Q: Let's talk details about some of the Outdoor Adventure trips.
A: 
One of the biggest questions I always get is, 'Do I have to drive there myself?' We provide all the transportation. We either have a school van that we use, or for bigger trips, like for ski trips, we charter a bus. Also, all the pertinent equipment, we’ll have it for you. Going rock climbing, we’ll have the harnesses and shoes and helmets. Going camping, we’ll have the tents and sleeping bags. The only thing participants are really responsible for is their clothes, food, and water. All trips leave from Pottruck Health and Fitness Center. We’ll meet here, usually for day trips it’s on a Saturday or Sunday at 8 or 9 a.m. We usually try to be back on campus by 5 or 6 p.m. We try to keep our day trips within a two-hour drive. There are a lot of amazing things to do within two hours of Philadelphia. We go anywhere from the Wissahickon, to Ricketts Glen State Park, the Appalachian Mountains, the Poconos, and the Pine Barrens.

Q: What about the costs?
A: They vary. We try to keep the majority of our trips between $25 and 
$35, however if we go somewhere where we have to rent equipment, that price might jump a bit. For instance, when we go on cross-country ski trips, we rent equipment from another outfitter, so the price may be closer to $60 or $70. Same thing for canoeing or kayaking, since we don’t have our own boats. For downhill skiing in particular, we get a group rate for our lift tickets. So what you’re paying as a base rate for your lift ticket and for a bus ride up there is probably less than you’re going to pay just for a lift ticket. Most of them we try to keep at a reasonable price, to encourage more people to go. 

Q: What's a recent trip that is most memorable to you?
A: 
I haven’t had a bad trip yet, to tell you the truth. I’d say probably one of my most memorable ones with Penn was at a waterfall day hike last summer in Ricketts Glen. We saw about 22 waterfalls on a four-mile hike. It was a good group and the participants were just like, ‘Wow, this is amazing.’ Then we did a fall break trip to the Dolly Sods Wilderness area in West Virginia, which is kind of a unique ecosystem for the region. 

Q: I've read about the night hikes. What are they like?
A: 
They’re usually on a full moon. We do those fairly locally. They’re a really good time. We’ll either go to the Wissahickon or we’ll go to a place called Fort Washington State Park, which is only about a 25-minute drive away. We take headlamps, which we provide, and then we just hike around for a few hours and we talk about the moon phases and sometimes we get to see animals. On one hike in particular, we saw bats, we saw about 30 white-tailed deer, we saw a family of young fox. You never know what you’re going to see when you’re out there.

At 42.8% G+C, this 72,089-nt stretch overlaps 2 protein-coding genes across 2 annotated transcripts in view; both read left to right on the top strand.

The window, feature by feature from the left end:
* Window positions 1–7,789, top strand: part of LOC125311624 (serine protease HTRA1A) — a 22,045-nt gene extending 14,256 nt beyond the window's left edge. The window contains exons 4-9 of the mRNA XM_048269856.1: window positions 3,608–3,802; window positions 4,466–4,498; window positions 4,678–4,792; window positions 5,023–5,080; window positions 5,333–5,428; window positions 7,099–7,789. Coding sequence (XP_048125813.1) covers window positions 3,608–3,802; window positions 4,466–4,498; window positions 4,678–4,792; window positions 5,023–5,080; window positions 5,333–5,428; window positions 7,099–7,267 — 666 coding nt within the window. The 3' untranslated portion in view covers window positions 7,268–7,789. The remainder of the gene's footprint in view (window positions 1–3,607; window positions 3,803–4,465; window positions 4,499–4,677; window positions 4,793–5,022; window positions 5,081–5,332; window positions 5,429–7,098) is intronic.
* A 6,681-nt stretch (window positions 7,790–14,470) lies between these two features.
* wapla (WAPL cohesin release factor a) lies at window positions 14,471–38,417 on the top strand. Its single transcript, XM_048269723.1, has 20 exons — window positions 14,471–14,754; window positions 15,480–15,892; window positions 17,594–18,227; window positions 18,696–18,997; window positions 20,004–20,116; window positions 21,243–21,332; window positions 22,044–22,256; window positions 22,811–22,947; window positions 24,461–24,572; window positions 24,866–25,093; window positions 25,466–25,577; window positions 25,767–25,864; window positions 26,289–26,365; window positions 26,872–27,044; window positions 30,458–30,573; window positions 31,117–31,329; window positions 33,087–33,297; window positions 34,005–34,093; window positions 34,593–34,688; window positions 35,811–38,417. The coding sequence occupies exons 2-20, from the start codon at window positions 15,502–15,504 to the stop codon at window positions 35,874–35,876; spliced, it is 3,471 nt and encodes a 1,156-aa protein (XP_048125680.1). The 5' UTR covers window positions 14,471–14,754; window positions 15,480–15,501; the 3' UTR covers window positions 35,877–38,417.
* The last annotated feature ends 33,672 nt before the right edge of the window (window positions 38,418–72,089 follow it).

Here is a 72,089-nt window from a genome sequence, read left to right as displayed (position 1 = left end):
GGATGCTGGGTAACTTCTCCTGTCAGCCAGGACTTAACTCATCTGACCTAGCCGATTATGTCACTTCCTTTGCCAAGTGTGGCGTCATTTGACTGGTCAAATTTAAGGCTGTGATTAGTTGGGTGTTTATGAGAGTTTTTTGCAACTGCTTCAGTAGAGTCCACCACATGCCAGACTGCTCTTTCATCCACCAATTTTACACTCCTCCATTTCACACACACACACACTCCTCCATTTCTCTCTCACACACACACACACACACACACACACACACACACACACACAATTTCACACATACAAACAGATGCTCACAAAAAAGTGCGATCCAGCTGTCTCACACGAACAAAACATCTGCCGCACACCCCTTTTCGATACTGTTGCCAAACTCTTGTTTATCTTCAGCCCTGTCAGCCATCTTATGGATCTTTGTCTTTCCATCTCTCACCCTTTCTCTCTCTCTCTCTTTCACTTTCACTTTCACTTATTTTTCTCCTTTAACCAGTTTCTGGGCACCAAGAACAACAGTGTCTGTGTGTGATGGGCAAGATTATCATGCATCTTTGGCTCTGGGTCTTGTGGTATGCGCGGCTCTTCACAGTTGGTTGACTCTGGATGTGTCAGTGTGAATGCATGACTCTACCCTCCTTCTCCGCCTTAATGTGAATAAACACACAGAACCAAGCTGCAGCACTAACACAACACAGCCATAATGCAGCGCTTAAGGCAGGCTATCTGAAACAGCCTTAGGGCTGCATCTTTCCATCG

Q: Let's talk about your staff and training.
A: There are about 20 part-time staff members and all the positions are 
paid. They are a mix of Penn students and Penn staff, and also outside people. In order to reduce risk, whether it be in our Outdoor Adventure program or the climbing wall, there’s a certain amount of training that goes along with it, in order for myself to feel comfortable and to make our patrons feel comfortable, and more importantly know that we’re looking out for their best interest as far as safety goes. My staff also has to have certain certifications, such as in wilderness medicine. 

Q: What do you do outside of work?
A: 
I really do live and breathe what my job responsibilities are. If I have free time to myself, I’m going to go rock climbing or in the winter time cross-country skiing, or ice climbing, or do trail running. Part of that is for training; I do need to keep up a certain level of physical fitness in order to perform my duties as a leader on these trips. But I do enjoy these activities, too. Any chance I get, I am outdoors. I also have a 4-year-old daughter who enjoys the outdoors as well. I haven’t pushed her toward it, she just gravitates toward it. 

Q: What's up-and-coming that's different than people have seen before?
A: 
We’re just trying to do a variety of things, for instance, like our spring break trip. It’s multi-adventure in South Carolina. We’ll sleep in a tent every day and go backpacking, kayaking, and whatnot. Down the road I’d like to offer trips to other destinations in the United States, maybe out west to Yosemite National Park or the Teton Range in Wyoming, or up to Maine. From there we might expand trips internationally as well.